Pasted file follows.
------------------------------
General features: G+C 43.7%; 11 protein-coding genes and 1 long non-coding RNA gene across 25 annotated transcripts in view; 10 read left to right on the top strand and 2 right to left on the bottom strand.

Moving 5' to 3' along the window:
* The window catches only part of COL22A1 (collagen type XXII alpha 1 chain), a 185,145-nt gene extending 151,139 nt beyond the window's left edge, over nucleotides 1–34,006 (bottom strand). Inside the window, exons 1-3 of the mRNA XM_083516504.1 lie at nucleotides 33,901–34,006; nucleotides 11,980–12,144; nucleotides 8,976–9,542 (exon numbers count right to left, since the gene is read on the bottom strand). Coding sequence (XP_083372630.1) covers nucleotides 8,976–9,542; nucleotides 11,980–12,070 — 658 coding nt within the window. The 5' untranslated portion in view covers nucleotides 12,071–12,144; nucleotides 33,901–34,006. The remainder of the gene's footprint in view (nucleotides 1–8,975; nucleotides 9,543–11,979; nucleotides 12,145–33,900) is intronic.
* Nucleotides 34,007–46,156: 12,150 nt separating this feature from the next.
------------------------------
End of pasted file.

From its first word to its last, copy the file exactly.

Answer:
General features: G+C 43.7%; 11 protein-coding genes and 1 long non-coding RNA gene across 25 annotated transcripts in view; 10 read left to right on the top strand and 2 right to left on the bottom strand.

Moving 5' to 3' along the window:
* The window catches only part of COL22A1 (collagen type XXII alpha 1 chain), a 185,145-nt gene extending 151,139 nt beyond the window's left edge, over nucleotides 1–34,006 (bottom strand). Inside the window, exons 1-3 of the mRNA XM_083516504.1 lie at nucleotides 33,901–34,006; nucleotides 11,980–12,144; nucleotides 8,976–9,542 (exon numbers count right to left, since the gene is read on the bottom strand). Coding sequence (XP_083372630.1) covers nucleotides 8,976–9,542; nucleotides 11,980–12,070 — 658 coding nt within the window. The 5' untranslated portion in view covers nucleotides 12,071–12,144; nucleotides 33,901–34,006. The remainder of the gene's footprint in view (nucleotides 1–8,975; nucleotides 9,543–11,979; nucleotides 12,145–33,900) is intronic.
* Nucleotides 34,007–46,156: 12,150 nt separating this feature from the next.